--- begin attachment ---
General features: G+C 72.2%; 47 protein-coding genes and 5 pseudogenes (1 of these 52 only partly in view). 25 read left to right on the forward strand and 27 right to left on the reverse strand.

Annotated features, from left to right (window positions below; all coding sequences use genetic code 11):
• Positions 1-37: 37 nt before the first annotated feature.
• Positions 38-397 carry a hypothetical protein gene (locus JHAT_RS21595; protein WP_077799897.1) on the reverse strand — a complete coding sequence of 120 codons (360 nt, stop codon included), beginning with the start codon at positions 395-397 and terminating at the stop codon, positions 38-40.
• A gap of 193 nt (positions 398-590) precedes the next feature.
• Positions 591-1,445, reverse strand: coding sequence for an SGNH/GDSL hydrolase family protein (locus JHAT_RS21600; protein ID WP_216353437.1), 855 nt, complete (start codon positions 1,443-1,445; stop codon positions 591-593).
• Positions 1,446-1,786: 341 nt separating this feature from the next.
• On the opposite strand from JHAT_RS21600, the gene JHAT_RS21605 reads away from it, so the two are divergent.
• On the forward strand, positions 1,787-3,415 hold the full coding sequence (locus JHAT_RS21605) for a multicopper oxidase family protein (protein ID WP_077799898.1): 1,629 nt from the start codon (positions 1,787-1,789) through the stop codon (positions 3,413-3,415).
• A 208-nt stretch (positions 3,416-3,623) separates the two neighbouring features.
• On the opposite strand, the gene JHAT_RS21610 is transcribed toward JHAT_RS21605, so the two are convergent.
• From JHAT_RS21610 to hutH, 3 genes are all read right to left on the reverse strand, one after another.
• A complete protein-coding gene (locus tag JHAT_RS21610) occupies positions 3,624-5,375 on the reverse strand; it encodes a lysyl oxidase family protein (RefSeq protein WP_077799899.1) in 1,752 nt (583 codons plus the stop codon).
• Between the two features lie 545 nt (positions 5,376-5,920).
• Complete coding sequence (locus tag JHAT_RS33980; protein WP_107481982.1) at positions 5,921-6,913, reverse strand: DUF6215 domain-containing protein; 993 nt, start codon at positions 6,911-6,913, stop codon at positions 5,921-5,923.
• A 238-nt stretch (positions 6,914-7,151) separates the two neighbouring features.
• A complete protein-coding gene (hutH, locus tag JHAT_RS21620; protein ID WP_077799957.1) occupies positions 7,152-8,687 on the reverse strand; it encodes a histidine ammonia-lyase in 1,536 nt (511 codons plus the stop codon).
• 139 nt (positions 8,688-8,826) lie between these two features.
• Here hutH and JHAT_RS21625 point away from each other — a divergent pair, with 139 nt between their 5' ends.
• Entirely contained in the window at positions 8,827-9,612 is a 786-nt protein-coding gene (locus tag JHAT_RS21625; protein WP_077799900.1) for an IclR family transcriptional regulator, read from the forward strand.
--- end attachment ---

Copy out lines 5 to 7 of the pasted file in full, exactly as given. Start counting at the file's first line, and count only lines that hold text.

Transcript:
• A gap of 193 nt (positions 398-590) precedes the next feature.
• Positions 591-1,445, reverse strand: coding sequence for an SGNH/GDSL hydrolase family protein (locus JHAT_RS21600; protein ID WP_216353437.1), 855 nt, complete (start codon positions 1,443-1,445; stop codon positions 591-593).
• Positions 1,446-1,786: 341 nt separating this feature from the next.